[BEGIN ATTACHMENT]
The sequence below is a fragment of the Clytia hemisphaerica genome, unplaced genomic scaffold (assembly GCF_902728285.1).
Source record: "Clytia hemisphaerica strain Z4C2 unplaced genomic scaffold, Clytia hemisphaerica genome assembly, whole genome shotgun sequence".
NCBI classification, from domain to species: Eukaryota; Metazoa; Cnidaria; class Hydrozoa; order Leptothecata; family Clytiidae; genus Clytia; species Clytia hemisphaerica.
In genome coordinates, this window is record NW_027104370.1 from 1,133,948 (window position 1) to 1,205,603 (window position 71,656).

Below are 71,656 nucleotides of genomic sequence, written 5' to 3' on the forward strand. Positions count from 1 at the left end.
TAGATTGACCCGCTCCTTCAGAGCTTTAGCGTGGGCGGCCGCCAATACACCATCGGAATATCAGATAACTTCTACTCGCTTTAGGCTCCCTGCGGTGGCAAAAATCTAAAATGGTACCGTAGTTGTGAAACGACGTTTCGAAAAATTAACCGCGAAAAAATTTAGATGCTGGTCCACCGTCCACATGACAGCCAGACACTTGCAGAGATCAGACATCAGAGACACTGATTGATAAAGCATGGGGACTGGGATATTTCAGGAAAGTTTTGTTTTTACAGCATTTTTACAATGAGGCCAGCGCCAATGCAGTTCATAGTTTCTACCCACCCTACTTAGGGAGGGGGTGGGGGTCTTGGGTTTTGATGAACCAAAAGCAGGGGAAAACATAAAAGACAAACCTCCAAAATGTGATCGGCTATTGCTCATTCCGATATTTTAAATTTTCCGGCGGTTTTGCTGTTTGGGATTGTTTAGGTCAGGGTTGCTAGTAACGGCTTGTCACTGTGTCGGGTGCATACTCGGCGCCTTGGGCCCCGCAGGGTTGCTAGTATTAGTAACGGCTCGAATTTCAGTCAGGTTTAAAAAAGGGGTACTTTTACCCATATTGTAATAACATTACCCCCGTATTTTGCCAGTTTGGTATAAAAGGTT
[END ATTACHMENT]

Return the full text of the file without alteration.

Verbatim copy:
The sequence below is a fragment of the Clytia hemisphaerica genome, unplaced genomic scaffold (assembly GCF_902728285.1).
Source record: "Clytia hemisphaerica strain Z4C2 unplaced genomic scaffold, Clytia hemisphaerica genome assembly, whole genome shotgun sequence".
NCBI classification, from domain to species: Eukaryota; Metazoa; Cnidaria; class Hydrozoa; order Leptothecata; family Clytiidae; genus Clytia; species Clytia hemisphaerica.
In genome coordinates, this window is record NW_027104370.1 from 1,133,948 (window position 1) to 1,205,603 (window position 71,656).

Below are 71,656 nucleotides of genomic sequence, written 5' to 3' on the forward strand. Positions count from 1 at the left end.
TAGATTGACCCGCTCCTTCAGAGCTTTAGCGTGGGCGGCCGCCAATACACCATCGGAATATCAGATAACTTCTACTCGCTTTAGGCTCCCTGCGGTGGCAAAAATCTAAAATGGTACCGTAGTTGTGAAACGACGTTTCGAAAAATTAACCGCGAAAAAATTTAGATGCTGGTCCACCGTCCACATGACAGCCAGACACTTGCAGAGATCAGACATCAGAGACACTGATTGATAAAGCATGGGGACTGGGATATTTCAGGAAAGTTTTGTTTTTACAGCATTTTTACAATGAGGCCAGCGCCAATGCAGTTCATAGTTTCTACCCACCCTACTTAGGGAGGGGGTGGGGGTCTTGGGTTTTGATGAACCAAAAGCAGGGGAAAACATAAAAGACAAACCTCCAAAATGTGATCGGCTATTGCTCATTCCGATATTTTAAATTTTCCGGCGGTTTTGCTGTTTGGGATTGTTTAGGTCAGGGTTGCTAGTAACGGCTTGTCACTGTGTCGGGTGCATACTCGGCGCCTTGGGCCCCGCAGGGTTGCTAGTATTAGTAACGGCTCGAATTTCAGTCAGGTTTAAAAAAGGGGTACTTTTACCCATATTGTAATAACATTACCCCCGTATTTTGCCAGTTTGGTATAAAAGGTT